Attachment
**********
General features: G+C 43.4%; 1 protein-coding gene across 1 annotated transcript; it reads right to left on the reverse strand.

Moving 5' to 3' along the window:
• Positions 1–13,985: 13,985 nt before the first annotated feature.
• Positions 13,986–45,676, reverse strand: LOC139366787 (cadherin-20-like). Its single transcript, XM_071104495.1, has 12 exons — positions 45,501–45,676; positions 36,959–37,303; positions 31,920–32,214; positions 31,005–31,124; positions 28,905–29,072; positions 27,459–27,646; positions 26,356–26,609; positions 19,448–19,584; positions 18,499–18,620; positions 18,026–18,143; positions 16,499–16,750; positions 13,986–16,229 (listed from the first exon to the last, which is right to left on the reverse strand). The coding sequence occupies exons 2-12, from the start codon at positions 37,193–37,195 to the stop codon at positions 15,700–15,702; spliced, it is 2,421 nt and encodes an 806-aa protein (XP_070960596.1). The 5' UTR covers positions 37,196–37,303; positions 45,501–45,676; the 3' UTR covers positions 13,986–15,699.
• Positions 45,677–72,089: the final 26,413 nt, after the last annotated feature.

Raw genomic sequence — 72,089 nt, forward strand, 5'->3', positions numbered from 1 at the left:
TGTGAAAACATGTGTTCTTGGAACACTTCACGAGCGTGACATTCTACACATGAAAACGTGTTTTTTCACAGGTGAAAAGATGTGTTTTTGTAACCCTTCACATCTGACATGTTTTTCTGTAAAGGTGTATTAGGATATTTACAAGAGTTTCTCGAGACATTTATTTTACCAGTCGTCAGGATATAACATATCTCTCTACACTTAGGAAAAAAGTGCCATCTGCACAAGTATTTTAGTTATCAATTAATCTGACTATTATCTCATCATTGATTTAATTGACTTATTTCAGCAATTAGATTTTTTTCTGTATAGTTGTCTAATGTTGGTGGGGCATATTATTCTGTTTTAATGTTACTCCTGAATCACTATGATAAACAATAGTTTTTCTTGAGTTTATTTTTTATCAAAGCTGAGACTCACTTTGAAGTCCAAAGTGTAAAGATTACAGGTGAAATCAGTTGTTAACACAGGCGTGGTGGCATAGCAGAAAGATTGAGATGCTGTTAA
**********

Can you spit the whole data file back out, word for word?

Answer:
General features: G+C 43.4%; 1 protein-coding gene across 1 annotated transcript; it reads right to left on the reverse strand.

Moving 5' to 3' along the window:
• Positions 1–13,985: 13,985 nt before the first annotated feature.
• Positions 13,986–45,676, reverse strand: LOC139366787 (cadherin-20-like). Its single transcript, XM_071104495.1, has 12 exons — positions 45,501–45,676; positions 36,959–37,303; positions 31,920–32,214; positions 31,005–31,124; positions 28,905–29,072; positions 27,459–27,646; positions 26,356–26,609; positions 19,448–19,584; positions 18,499–18,620; positions 18,026–18,143; positions 16,499–16,750; positions 13,986–16,229 (listed from the first exon to the last, which is right to left on the reverse strand). The coding sequence occupies exons 2-12, from the start codon at positions 37,193–37,195 to the stop codon at positions 15,700–15,702; spliced, it is 2,421 nt and encodes an 806-aa protein (XP_070960596.1). The 5' UTR covers positions 37,196–37,303; positions 45,501–45,676; the 3' UTR covers positions 13,986–15,699.
• Positions 45,677–72,089: the final 26,413 nt, after the last annotated feature.

Raw genomic sequence — 72,089 nt, forward strand, 5'->3', positions numbered from 1 at the left:
TGTGAAAACATGTGTTCTTGGAACACTTCACGAGCGTGACATTCTACACATGAAAACGTGTTTTTTCACAGGTGAAAAGATGTGTTTTTGTAACCCTTCACATCTGACATGTTTTTCTGTAAAGGTGTATTAGGATATTTACAAGAGTTTCTCGAGACATTTATTTTACCAGTCGTCAGGATATAACATATCTCTCTACACTTAGGAAAAAAGTGCCATCTGCACAAGTATTTTAGTTATCAATTAATCTGACTATTATCTCATCATTGATTTAATTGACTTATTTCAGCAATTAGATTTTTTTCTGTATAGTTGTCTAATGTTGGTGGGGCATATTATTCTGTTTTAATGTTACTCCTGAATCACTATGATAAACAATAGTTTTTCTTGAGTTTATTTTTTATCAAAGCTGAGACTCACTTTGAAGTCCAAAGTGTAAAGATTACAGGTGAAATCAGTTGTTAACACAGGCGTGGTGGCATAGCAGAAAGATTGAGATGCTGTTAA